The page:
Once a shopper requests arbitration proceedings, they must wait 30 days “to resolve the dispute before arbitration commences,” Instacart told Insider.
Documents from the arbitration process showed that Instacart argued that it had the option to remove Via from its app — regardless of whether he had violated Instacart’s independent-contractor agreement.
One of Instacart’s arguments was that the Walmart purchase had violated Instacart’s contract with Via, according to a motion filed by Instacart in July 2022. Instacart’s agreement cites fraudulent conduct as a reason for terminating shoppers.
But the arbitrator said Via wasn’t aware of the extra item until the following day when Instacart deactivated his account. Thus, the arbitrator wrote Via did not “engage in or encourage fraudulent conduct” that might violate his agreement with Instacart.
Almost a year after Via’s arbitration case was resolved, Instacart told Insider that it deactivated Via because the company “could find no evidence to suggest that the transaction was not fraudulent.”
At the time of the arbitration hearing, representatives for Instacart also argued that the company could “terminate the independent contractor agreement for any reason or no reason,” according to a prehearing brief seen by Insider.
The arbitrator disagreed with Instacart’s assessment.
“It bears note that there is no provision to that effect in the ICA,” he said in the final award document, referring to the independent-contractor agreement.
Instacart’s agreement for contractors “purports to require both parties to perform certain obligations, and grants them certain rights,” the arbitrator said, adding: “But Respondent now argues that these rights and obligations are illusory, because the instrument is voidable at any time, by operation of a mutual right arbitrarily to terminate.”
Via spent months in arbitration before winning an award in his favor
In October, 15 months after the deactivation email, the arbitrator issued a cash award to Via. The $28,000 figure was an estimate of how much income he had lost since he had been deactivated on Instacart the previous summer.
That loss of income put Via’s house in Los Angeles on the road to foreclosure. Insider reviewed a foreclosure notice from Via’s bank. He and his wife were able to avoid losing the property by renting it out to college students and moving to Washington to live with his in-laws, he said.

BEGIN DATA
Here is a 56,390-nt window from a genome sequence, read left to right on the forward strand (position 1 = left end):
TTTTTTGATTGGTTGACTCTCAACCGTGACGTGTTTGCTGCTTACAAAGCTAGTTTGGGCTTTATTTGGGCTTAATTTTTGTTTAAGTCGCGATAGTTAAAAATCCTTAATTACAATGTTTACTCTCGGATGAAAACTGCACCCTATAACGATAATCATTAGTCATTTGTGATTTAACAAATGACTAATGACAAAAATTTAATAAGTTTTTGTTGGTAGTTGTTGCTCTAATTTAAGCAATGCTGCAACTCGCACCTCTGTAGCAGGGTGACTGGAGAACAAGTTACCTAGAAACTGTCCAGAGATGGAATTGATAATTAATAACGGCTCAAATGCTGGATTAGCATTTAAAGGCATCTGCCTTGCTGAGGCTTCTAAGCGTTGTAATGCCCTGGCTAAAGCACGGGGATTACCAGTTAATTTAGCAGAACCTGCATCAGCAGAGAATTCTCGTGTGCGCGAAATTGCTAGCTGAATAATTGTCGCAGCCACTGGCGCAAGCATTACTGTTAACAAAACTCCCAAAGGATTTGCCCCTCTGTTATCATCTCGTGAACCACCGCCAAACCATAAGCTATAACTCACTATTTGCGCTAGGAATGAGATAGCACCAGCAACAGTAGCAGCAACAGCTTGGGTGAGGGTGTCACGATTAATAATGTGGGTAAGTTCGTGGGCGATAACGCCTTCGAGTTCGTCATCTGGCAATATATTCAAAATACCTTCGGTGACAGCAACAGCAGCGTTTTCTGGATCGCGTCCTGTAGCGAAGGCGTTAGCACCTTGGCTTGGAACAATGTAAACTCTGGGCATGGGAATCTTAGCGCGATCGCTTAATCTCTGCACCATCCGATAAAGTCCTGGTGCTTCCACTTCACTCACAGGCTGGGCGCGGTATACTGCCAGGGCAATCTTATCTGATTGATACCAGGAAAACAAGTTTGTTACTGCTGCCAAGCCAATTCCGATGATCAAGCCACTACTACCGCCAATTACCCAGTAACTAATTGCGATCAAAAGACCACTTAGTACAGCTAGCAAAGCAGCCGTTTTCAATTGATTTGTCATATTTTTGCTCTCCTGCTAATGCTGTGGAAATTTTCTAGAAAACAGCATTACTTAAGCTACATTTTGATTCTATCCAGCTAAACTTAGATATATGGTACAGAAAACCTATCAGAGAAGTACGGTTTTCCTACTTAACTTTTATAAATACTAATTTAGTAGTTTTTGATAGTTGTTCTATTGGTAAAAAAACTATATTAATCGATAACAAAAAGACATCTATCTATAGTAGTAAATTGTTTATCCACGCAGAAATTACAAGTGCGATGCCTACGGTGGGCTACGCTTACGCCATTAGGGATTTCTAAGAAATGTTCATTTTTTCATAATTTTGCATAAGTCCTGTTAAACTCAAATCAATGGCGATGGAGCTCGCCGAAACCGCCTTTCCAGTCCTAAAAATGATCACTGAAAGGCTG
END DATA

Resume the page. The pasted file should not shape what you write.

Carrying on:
That’s where they live today, he told Insider.
“It’s still a matter of catching things up,” he said. “The mortgage fell behind — everything fell behind.”
Via also spent hours doing legal research and crafting responses to arguments that Instacart’s representatives used in arbitration. He said he never went to law school but that knowledge from a prior job evaluating contracts for a health-insurance company came in handy as he parsed Instacart’s contract for shoppers.
“I can read it and figure out what makes sense and what I can argue and what doesn’t make sense,” he told Insider.
While the arbitration process is time-consuming, he spoke with Insider to let other shoppers know it’s an option.
“At least when you get fired from a job, you can get unemployment, and you’ve got something coming in,” Via said. “You get deactivated from Instacart or one of these gig companies, and you’re just cut off completely.
“There’s no security or anything because you’re not ’employed.’ You’re just an independent contractor.”
Do you work for Instacart, DoorDash, Uber Eats, or another delivery service and have a story to share? Reach out to this reporter at firstname.lastname@example.org.